Research Papers

(Français) La politique de sécurité routière peut-elle être rendue " acceptable " pour tous ? L'exemple de l'automatisation du contrôle du respect des limitations de vitesse en France

Filename FINAL-PAPER-72.doc
Filesize 103 KB
Version 1
Date added June 10, 2012
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Category 2012 CMRSC XXII Banff
Tags Session 4A
Author/Auteur Fabrice Hamelin

Abstract

The social acceptance of an automated speed enforcement system may be understood through two hypotheses. The first one is that we cannot assess a program only by a measure of its impact on driver behaviour or by a cost-benefit analysis. We also need to know how such an innovation has been received - "accepted" being the term we shall use here - by those it is intended for. The second one is that a good acceptation by public opinion isn't sufficient to insure its efficiency and durability. The acceptability of professionals and elected people who are in charge of implementing this program is also relevant. In both cases, public and professional acceptability is the result or the product of a political and/or administrative process of legitimation of action by the authorities. These two hypotheses will allow us to answer to one question: under what conditions road safety policy may be "acceptable" for all? In France, such a question is becoming central, in 2011, after mobilization initiate by a change in automated speed camera system.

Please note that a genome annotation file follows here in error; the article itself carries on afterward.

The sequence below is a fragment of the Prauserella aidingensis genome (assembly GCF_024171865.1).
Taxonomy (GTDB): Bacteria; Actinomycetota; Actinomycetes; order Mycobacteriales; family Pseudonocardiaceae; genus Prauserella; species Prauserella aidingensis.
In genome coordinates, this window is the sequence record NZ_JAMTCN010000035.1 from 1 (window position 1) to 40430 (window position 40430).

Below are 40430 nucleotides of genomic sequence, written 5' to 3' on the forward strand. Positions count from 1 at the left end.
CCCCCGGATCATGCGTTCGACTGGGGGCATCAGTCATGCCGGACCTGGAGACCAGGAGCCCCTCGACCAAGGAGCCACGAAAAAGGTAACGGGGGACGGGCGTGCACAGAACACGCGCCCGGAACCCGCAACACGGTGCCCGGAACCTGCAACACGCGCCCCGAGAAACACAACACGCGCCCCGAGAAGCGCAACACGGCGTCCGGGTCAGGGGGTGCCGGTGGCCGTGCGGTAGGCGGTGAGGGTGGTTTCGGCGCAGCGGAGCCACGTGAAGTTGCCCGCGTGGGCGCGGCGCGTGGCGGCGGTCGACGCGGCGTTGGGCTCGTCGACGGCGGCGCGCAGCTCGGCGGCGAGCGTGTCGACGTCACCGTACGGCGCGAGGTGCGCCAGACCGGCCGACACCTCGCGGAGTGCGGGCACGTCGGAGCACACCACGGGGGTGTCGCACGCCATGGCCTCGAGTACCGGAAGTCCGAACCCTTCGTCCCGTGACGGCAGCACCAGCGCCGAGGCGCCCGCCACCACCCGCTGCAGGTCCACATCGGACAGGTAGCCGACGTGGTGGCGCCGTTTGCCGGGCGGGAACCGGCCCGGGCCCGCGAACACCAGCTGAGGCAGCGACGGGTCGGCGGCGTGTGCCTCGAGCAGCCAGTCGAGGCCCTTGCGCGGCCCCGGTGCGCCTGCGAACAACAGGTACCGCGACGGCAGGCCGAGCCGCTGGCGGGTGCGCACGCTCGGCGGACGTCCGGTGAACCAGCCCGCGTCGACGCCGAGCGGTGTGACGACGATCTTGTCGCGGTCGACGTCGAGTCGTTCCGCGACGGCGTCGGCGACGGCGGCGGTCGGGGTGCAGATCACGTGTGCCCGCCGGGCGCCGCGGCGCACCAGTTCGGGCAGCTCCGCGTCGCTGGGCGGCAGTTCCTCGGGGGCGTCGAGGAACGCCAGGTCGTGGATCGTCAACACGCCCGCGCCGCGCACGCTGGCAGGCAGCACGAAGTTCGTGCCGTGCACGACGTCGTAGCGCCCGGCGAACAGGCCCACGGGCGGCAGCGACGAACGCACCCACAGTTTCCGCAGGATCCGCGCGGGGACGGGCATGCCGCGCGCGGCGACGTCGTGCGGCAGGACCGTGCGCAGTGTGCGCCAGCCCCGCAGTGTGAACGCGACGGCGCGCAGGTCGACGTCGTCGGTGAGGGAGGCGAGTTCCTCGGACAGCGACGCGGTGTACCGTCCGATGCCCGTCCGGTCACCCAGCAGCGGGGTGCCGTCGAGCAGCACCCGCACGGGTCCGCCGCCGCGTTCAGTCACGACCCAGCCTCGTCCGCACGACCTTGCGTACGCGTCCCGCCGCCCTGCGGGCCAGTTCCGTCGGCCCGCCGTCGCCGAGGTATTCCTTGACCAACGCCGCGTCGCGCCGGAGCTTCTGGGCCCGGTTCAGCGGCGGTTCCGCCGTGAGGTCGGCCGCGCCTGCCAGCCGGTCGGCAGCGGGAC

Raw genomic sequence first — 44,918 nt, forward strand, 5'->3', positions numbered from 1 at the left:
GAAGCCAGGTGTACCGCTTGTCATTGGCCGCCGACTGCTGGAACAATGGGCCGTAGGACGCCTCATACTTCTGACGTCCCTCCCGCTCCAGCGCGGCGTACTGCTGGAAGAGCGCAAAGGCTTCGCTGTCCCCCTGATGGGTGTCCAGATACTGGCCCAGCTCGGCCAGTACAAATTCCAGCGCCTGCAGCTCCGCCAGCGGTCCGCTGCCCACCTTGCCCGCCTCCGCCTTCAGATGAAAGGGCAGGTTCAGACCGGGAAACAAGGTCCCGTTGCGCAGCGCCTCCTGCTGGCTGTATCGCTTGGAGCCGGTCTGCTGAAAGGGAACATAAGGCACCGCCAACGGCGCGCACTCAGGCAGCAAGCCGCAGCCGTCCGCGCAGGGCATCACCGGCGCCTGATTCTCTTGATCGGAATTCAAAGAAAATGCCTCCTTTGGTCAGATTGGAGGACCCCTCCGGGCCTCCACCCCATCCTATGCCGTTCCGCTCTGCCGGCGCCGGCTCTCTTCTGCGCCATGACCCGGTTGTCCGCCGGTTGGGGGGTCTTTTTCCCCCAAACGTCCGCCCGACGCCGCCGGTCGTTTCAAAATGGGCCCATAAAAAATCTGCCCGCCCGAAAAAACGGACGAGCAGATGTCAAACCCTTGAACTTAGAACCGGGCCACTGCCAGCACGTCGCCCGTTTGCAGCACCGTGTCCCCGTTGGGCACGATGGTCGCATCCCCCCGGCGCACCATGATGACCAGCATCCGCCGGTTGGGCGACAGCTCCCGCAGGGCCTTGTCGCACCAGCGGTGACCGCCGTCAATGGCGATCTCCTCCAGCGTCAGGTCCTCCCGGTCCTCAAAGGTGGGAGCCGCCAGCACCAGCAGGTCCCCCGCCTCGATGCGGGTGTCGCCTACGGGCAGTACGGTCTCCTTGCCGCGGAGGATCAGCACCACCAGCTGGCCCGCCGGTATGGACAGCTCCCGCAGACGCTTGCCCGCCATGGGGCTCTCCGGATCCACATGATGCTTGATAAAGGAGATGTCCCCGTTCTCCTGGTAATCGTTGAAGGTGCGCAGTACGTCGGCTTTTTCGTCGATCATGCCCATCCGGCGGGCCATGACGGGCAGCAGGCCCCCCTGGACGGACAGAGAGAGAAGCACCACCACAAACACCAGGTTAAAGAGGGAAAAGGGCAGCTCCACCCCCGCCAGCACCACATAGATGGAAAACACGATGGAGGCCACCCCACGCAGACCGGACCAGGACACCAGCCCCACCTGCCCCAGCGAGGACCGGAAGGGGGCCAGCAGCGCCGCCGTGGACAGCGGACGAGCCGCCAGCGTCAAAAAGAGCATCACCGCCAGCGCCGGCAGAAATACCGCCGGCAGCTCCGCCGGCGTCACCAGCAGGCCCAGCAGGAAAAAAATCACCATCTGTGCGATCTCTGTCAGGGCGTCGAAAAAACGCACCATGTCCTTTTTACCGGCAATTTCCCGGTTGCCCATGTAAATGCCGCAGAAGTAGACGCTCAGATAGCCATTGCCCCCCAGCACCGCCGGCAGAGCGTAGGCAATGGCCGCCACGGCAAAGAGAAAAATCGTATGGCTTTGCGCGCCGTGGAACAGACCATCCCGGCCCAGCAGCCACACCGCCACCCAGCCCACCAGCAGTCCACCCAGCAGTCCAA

Fabrice Hamelin